I also listen to ambient mixes – lots of nice long mixes on Soundcloud. At the moment, Hiroshi Yoshimura and Satoshi & Makoto are on high rotation. Also in Melbourne, Analogue Attic Recordings put on great ambient / gentle electronic gigs from time to time. Also a worthy mention, Aphex Twin's Selected Ambient Works 85-92 is a classic and I can swiftly enter a drawing or writing wormhole when the track 'Xtal' plays.
You have expressed a love of walking and the outdoors. Where is your favourite place to go & let your mind wander?
My favourite spot just outside of Melbourne is the Dandenong Ranges. They are a really peaceful place for me - I feel myself exhale deeply whenever I visit. I highly recommend the R.J. Hamer Arboretum on a sunny day for good green exploring and lyre bird spotting! Also, walking along Mudjimba beach back home is special for me.
What draws you to abstraction, geometry and minimalism? Has your work always been about simplification?
My work has definitely shifted and changed over the years as my interests and practice grows. I find the process of abstraction and simplifying really satisfying. Refinement and redrawing has always been a part of my drawing process, and pushing it further is a fun way of practicing a different way to see and think, and create new types of images.
You've travelled quite a bit for your art practice, including residencies in the forest and explorations in Tokyo. Where would you like to go next?
Yes, so lucky to have been able to travel a bit in the last few years! A lot of my own personal daily experiences form the content and foundation for my work, so naturally seeing and doing new things in new places has been really important for inspiration. I'd love to explore Australia more - hope to be able to visit Uluru someday soon!
Dick Bruna is a major inspiration for you, and you recently created an artwork paying homage to the artist. What were your favourite cartoons and storybooks growing up?
Growing up, we only had one Miffy book - the one where she is born - but I remember spending a lot of time with that one. The beauty in the way Bruna drew something as simple as a green bean or a pear was so captivating and delicious to me. I also loved Spot, and had similar feelings about the shapes and forms in those books! Lots of TV: Wallace & Gromit, Gumby, Madeline, Saturday morning cartoons, Cheez TV, anime and Hayao Miyazaki. I was also obsessed with A Goofy Movie when I was 7, and drew many fan-art comics and portraits of Max Goof. Clocked a lot of drawing practice hours with that one.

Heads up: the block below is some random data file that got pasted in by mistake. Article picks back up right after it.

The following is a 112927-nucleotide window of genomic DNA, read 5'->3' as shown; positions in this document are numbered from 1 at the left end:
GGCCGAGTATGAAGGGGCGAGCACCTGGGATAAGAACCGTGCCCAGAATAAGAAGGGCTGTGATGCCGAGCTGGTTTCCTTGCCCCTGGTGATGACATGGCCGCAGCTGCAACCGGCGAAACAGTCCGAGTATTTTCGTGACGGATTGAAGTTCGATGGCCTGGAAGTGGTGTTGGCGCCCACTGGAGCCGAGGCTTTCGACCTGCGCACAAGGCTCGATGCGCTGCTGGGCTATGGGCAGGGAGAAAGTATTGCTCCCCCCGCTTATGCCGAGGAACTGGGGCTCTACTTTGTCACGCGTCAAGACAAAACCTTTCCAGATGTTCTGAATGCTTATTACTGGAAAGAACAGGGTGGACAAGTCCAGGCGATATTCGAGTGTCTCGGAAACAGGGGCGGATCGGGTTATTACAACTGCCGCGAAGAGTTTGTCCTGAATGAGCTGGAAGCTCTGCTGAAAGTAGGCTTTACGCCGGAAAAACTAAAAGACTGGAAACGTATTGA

Personal work is very important to you. How do you allocate time for play and experimentation amongst client work?
The balance is always wavering, but I try to allocate at least one solo exhibition every year to work towards. Amongst the commercial work, I'll also create little projects using new techniques or materials - like make a new zine or book, or organise a collaborative project. Carving out the time is the most essential thing, otherwise, it just doesn't happen.
As an artist, how do you find the balance between making work for fun and work that supports causes you feel passionate about?
It's important for me to balance out my commercial and personal work with projects that are for the community. This might mean donating work to fundraisers, working with organisations and using my illustration skills to share or amplify a message, or working with schools, hospitals and the like on projects that speak to and benefit their community. Like the personal projects, this means carving out the time to allocate to these causes!
What advice do you have for someone wanting to take the (scary!) plunge and pursue making art full time? How did you juggle finding time to build your portfolio, finding jobs to pay the bills and on top of that, avoid burnout?
Have some savings and create a kind of financial safety blanket for yourself. Save up before you quit any day jobs, and try to keep that back-up money there for peace of mind. Also, find a good accountant who specialises in creative business. Freelancing is a juggling act! Being your own boss and having flexibility is really great but it can also often feel like the To Do list is never-ending. It comes down to time management and scheduling in proper time off and future rewards for yourself to avoid burnout. The inner boss is always there, but you have to hold yourself accountable to the time off in the same way you hold yourself to a deadline.
Thanks so much for chatting to us, Carla. We can't wait to see your show!